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ECIP helps implement fair labor practices


Ethical labor practices have been an issue in the fruit and vegetable industry for decades.

But only in recent years has the industry attempted to outline and implement fair labor practices in an organized way.

To address this issue, the Ethical Charter on Responsible Labor Practices was adopted in January 2018 by the Produce Marketing Association (PMA) and the United Fresh Produce Association (United Fresh), which have since combined to form the International Fresh Produce Association BB #:378962.

But even signatories to the charter were not quite clear what the next step should be. Although it was widely acknowledged that there should be some method of verification, there has been widespread resistance to audits.

The next step is the Ethical Charter Implementation Program (ECIP), which operates under the aegis of the Equitable Food Initiative (EFI) BB #:385632.

The program’s website says that ECIP “is a collaboration among retailers/buyers, grower-shippers and implementing organizations to recognize and strengthen engagement around labor practices in the fresh produce industry, highlight existing best-practice efforts, and identify opportunities for continuous improvement.”

“We didn’t set out to build a compliance system,” explains Kenton Harmer, director of market-based impact for EFI. “We built what we set out to build — a system that will reward continuous improvement and result in increased capacity of suppliers to be aligned with the ethical charter.”

“We’re asking about management systems,” Harmer continues, “in a way where [companies] have a credible self-assessment of where they are at and how and how to improve if they need to improve. We’re giving people a chance to see where they’re at. Through the program, we can give them a path forward and give them the support that they need to then continue on the journey of getting more and more in alignment with the ethical charter.”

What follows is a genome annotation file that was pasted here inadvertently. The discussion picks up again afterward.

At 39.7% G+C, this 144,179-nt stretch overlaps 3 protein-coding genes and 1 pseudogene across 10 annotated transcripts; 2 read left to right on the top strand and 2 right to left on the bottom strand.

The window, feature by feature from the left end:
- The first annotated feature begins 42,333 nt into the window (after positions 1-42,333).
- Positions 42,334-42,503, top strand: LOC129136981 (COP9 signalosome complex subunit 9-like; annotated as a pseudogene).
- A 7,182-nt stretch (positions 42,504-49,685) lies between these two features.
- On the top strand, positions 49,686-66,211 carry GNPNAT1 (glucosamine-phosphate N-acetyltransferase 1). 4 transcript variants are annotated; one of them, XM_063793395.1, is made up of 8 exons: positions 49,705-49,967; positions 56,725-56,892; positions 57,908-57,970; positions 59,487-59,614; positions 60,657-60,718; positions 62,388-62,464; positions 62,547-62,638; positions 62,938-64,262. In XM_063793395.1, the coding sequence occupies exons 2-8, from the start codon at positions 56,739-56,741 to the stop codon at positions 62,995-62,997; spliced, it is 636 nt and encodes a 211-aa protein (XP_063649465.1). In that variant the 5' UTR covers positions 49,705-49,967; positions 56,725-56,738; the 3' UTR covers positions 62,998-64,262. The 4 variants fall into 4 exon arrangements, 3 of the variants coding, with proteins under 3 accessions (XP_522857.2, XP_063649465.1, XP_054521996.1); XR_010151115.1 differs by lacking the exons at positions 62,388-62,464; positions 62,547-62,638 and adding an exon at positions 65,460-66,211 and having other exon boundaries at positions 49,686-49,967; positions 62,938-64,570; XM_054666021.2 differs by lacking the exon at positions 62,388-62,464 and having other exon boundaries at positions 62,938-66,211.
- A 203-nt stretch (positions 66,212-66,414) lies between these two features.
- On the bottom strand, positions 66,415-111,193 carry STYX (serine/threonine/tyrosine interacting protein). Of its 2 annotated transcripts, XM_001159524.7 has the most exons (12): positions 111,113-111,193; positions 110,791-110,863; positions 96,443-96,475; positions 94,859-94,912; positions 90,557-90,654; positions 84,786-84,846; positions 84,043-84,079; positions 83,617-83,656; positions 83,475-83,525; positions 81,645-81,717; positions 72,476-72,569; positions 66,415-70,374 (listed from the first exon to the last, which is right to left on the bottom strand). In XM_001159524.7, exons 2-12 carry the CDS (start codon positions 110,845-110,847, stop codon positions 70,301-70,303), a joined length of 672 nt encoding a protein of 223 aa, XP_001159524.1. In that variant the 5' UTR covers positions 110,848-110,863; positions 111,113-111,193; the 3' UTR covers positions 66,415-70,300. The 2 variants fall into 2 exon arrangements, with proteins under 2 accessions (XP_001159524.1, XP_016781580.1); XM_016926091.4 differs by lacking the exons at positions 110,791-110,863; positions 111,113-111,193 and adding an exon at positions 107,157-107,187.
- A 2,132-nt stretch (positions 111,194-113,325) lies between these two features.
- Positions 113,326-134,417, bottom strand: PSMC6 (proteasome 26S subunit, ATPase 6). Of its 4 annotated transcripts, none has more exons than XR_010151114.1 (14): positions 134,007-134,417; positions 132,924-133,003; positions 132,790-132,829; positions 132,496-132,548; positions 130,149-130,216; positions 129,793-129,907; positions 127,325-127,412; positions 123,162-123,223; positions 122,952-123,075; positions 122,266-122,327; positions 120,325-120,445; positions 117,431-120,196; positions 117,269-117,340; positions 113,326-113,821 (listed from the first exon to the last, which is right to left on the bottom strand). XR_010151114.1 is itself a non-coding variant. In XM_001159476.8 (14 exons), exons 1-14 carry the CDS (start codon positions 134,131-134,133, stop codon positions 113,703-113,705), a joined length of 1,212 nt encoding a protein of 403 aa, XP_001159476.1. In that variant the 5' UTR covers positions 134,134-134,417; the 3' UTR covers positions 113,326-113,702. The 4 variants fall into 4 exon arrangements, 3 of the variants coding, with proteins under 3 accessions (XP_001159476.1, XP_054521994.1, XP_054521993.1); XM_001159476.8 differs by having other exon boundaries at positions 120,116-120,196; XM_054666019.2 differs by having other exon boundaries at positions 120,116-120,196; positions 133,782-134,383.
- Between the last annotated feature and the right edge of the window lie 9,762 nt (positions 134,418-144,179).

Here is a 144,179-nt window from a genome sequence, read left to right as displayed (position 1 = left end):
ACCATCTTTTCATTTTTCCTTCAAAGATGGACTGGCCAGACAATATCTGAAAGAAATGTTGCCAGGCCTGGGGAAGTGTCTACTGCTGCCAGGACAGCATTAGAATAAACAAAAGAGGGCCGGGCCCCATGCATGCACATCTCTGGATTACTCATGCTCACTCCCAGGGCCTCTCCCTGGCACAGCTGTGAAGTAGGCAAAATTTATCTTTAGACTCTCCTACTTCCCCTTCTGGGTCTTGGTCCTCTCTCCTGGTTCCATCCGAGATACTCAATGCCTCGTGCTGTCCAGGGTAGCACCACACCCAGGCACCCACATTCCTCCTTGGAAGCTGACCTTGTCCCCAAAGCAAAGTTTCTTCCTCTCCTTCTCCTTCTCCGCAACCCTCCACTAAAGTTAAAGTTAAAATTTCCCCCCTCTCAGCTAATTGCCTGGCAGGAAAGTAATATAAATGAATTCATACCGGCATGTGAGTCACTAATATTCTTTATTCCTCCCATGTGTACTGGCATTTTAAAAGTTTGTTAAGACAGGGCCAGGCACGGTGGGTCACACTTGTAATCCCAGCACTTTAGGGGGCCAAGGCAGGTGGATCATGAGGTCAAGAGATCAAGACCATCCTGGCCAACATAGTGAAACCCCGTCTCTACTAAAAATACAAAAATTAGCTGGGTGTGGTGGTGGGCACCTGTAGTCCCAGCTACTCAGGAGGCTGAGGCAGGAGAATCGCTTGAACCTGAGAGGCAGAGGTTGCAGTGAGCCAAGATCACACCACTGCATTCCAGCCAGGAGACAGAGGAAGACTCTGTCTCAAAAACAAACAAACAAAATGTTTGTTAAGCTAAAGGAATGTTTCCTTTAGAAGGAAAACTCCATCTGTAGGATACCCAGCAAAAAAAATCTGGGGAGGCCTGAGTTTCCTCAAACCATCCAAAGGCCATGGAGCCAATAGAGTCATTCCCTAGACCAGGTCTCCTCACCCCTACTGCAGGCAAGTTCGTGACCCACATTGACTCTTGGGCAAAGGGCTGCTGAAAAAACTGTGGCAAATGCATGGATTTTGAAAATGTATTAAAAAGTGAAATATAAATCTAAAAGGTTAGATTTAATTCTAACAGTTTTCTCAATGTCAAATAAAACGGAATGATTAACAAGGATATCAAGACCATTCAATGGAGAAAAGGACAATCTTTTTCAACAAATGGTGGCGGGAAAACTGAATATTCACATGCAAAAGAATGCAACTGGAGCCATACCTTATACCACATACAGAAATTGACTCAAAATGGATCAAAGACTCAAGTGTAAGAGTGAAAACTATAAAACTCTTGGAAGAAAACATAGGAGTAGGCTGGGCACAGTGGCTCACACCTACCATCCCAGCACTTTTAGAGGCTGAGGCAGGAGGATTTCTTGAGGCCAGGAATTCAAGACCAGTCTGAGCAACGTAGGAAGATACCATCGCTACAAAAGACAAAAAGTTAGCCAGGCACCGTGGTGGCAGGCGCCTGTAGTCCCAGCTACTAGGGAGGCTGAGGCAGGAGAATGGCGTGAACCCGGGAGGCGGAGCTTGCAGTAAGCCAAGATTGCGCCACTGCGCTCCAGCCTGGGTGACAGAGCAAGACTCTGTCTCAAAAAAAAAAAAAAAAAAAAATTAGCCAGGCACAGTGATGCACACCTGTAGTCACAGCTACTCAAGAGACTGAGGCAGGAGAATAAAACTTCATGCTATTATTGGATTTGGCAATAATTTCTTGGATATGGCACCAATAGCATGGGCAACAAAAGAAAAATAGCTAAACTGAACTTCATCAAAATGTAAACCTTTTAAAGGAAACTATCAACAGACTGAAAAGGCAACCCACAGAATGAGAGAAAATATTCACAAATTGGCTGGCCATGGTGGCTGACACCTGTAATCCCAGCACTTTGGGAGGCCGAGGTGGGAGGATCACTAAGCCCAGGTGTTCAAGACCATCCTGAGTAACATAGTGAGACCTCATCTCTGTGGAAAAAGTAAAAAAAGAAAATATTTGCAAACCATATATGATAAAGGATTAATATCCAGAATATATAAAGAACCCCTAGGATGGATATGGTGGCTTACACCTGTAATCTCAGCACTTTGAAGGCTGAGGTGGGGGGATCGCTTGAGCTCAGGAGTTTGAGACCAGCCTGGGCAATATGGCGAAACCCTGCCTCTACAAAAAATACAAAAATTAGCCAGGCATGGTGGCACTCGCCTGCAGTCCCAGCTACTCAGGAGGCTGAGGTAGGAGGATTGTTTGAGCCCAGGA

Harmer adds, “We’re establishing a floor that can apply to the entire fresh produce supply chain across the Americas.”

The ECIP guidelines outline a number of key management systems that will enable participants to assess their own practices. One part spells out terms for ethical recruitment: “Terms of employment are clearly and consistently communicated to prospective employees, in a language they understand; and upon hiring these same terms are documented in a written employment agreement.”

Other criteria are set out indicating whether the company’s compliance with these requirements is high, medium, or low. The website also enables participants to outline next steps for themselves.

Costs for participants range depending on the size of the operation: small growers pay $200; suppliers pay between $1,800 and $9,000, depending on sales.

The system is currently operative, although up to this point participation has been by invitation only.

The ECIP advisory group includes people from companies such as Tanimura & Antle BB #:115075, Taylor Farms BB #:154001, and Naturipe BB #:165382, as well as Kroger BB #:100073, Costco BB #:150902, Walmart BB #:143789, and Target BB #:166987.

Editor’s note: This story has been updated with correct pricing structure.


Richard Smoley, contributing editor for Blue Book Services, Inc., has more than 40 years of experience in magazine writing and editing, and is the former managing editor of California Farmer magazine. A graduate of Harvard and Oxford universities, he has published 12 books.